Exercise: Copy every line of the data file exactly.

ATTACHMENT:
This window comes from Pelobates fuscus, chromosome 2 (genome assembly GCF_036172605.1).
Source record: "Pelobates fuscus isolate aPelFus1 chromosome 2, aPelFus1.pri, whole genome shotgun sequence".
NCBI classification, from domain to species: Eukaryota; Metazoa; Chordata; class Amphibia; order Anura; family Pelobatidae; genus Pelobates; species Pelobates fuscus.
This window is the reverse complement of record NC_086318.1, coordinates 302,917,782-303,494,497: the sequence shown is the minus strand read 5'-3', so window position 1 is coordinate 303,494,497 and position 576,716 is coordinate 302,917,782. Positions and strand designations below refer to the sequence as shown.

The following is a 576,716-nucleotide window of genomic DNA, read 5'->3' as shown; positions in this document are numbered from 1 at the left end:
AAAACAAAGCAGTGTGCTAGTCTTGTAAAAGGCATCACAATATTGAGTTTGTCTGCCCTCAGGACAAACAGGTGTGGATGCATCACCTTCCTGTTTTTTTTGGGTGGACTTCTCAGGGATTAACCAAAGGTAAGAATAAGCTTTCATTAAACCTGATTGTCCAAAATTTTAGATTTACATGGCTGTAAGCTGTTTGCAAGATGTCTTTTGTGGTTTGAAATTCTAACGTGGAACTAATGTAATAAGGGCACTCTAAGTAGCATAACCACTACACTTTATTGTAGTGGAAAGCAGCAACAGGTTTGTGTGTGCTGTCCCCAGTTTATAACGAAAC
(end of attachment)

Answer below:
This window comes from Pelobates fuscus, chromosome 2 (genome assembly GCF_036172605.1).
Source record: "Pelobates fuscus isolate aPelFus1 chromosome 2, aPelFus1.pri, whole genome shotgun sequence".
NCBI classification, from domain to species: Eukaryota; Metazoa; Chordata; class Amphibia; order Anura; family Pelobatidae; genus Pelobates; species Pelobates fuscus.
This window is the reverse complement of record NC_086318.1, coordinates 302,917,782-303,494,497: the sequence shown is the minus strand read 5'-3', so window position 1 is coordinate 303,494,497 and position 576,716 is coordinate 302,917,782. Positions and strand designations below refer to the sequence as shown.

The following is a 576,716-nucleotide window of genomic DNA, read 5'->3' as shown; positions in this document are numbered from 1 at the left end:
AAAACAAAGCAGTGTGCTAGTCTTGTAAAAGGCATCACAATATTGAGTTTGTCTGCCCTCAGGACAAACAGGTGTGGATGCATCACCTTCCTGTTTTTTTTGGGTGGACTTCTCAGGGATTAACCAAAGGTAAGAATAAGCTTTCATTAAACCTGATTGTCCAAAATTTTAGATTTACATGGCTGTAAGCTGTTTGCAAGATGTCTTTTGTGGTTTGAAATTCTAACGTGGAACTAATGTAATAAGGGCACTCTAAGTAGCATAACCACTACACTTTATTGTAGTGGAAAGCAGCAACAGGTTTGTGTGTGCTGTCCCCAGTTTATAACGAAAC